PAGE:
Tony R. Hazbun
Ph.D. 1997 - University of Notre Dame
Postdoc. 1998-2005 - University of Washington (Stanley Fields)
The research philosophy of the Hazbun lab is to approach biological questions from a network perspective and also utilize traditional scientific reductionist approaches to dissect and understand biological phenomena and mechanisms. Our research program uses systemwide approaches in yeast to investigate biological pathways involved in mitosis and cellular homeostasis related to human disease. We also use chemogenomic profiling to identify antifungal targets and characterize fungal gut metabolomics. In addition to these approaches we also use conventional biochemical, genetic and biophysical approaches to validate and interrogate the cellular network nodes and connections.
The lab currently has three major areas of research:
• Functional investigation of the N-terminal methyltransferome
• Chemogenomic profiling of small molecules and identification of antifungal targets
• Metabolomics of the gut fungal mycobiome
Significance of N-terminal methylation
• N-terminal methyltransferase (NRMT1 and NRMT2) mutations are found in cancers including endometrial, lung and breast cancer
• NTMT1 is overexpressed in several cancers in at least colorectal adenocarcinoma and malignant melanoma
• Loss of methylation of substrate proteins results in genome stability and impaired DNA repair pathways eg.RCC1, a regulator of chromatin condensation and DDB2, a DNA repair protein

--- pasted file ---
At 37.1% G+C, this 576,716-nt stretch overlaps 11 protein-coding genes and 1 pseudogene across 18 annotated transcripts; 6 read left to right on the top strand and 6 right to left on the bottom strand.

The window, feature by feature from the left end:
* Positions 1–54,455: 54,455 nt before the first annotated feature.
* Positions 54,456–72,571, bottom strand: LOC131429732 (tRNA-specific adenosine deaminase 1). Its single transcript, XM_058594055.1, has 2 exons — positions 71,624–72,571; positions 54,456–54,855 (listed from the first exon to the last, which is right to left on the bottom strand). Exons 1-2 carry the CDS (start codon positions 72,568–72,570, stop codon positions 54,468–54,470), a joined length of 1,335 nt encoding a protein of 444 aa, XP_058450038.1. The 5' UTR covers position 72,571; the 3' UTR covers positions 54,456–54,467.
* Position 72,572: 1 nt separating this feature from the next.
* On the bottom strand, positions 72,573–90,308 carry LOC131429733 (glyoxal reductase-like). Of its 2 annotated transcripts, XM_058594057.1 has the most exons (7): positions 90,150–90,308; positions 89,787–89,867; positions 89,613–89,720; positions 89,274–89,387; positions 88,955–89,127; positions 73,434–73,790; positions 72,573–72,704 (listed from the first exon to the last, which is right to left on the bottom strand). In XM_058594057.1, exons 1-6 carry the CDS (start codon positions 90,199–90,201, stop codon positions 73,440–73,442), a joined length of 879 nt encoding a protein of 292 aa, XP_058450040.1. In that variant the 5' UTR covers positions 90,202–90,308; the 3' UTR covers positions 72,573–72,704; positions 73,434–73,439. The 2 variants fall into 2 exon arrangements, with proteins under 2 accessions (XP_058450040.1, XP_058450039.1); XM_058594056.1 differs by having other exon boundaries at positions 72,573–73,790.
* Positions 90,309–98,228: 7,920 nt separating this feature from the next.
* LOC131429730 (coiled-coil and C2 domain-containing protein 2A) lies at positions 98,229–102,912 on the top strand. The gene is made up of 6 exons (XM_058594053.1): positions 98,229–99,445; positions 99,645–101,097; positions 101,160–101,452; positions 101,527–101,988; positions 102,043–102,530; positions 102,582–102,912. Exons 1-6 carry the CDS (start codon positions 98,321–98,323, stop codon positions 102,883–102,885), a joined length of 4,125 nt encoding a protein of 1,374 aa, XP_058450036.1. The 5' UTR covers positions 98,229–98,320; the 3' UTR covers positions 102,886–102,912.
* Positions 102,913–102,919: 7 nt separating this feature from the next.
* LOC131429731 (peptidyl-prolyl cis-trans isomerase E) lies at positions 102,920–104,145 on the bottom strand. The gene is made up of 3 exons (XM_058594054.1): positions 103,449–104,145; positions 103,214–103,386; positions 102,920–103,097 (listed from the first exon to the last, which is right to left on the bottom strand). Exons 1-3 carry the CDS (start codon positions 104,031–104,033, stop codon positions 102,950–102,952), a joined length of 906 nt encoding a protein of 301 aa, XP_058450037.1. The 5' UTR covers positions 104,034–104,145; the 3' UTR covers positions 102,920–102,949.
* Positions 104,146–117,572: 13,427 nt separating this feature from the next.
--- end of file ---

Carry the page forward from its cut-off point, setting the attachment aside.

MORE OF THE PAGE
• Biological knowledge is very narrow and we need a global picture to aid in selective targeting of this pathway for therapeutic applications
Why investigate N-terminal methylation in yeast?
- An opportunity to define the N-terminal methylome of all 45 potential substrates
- Systemwide approaches and resource are readily available
- Genetically and biochemically facile organism for mechanistic investigations
- Highly conserved enzyme mechanism and recognition motif
• Haploinsufficiency (HIP): identification of direct targets - gene dosage in each strain is at 50% and further small molecule inhibition of the reduced gene product results in preferential sensitivity
• Homozygous deletion profiling (HOP): identification of buffering pathways based on sensitivity or resistance of these homozygous deletion strains.
Targets Identified by Hazbun lab using Chemogenomics
- Ebselen – glutathione and ROS production
- Auranofin – Mia40 mitochondrial disulfide relay substrate folding
- Novel dibromoquinoline – metal ion homeostasis
- Symmetrical molecule with a bisphenol A core – Hsp90 inhibitor
- Mitosis and Cancer
- Chromosome segregation
- Aurora kinases
- Chaperone biology
- Chemogenomics identification of antifungal compounds
- MCMP 422 - Immunology
- PHRM 825 Professional Program Laboratory II Antibody-based diagnostic tests
Honors and Credentials
Positions and Employment
1998-2005 Howard Hughes Medical Institute, Postdoctoral Associate, University of Washington
2001-2005 Two-hybrid Screening Coordinator, Yeast Resource Center (NCRR), University of Washington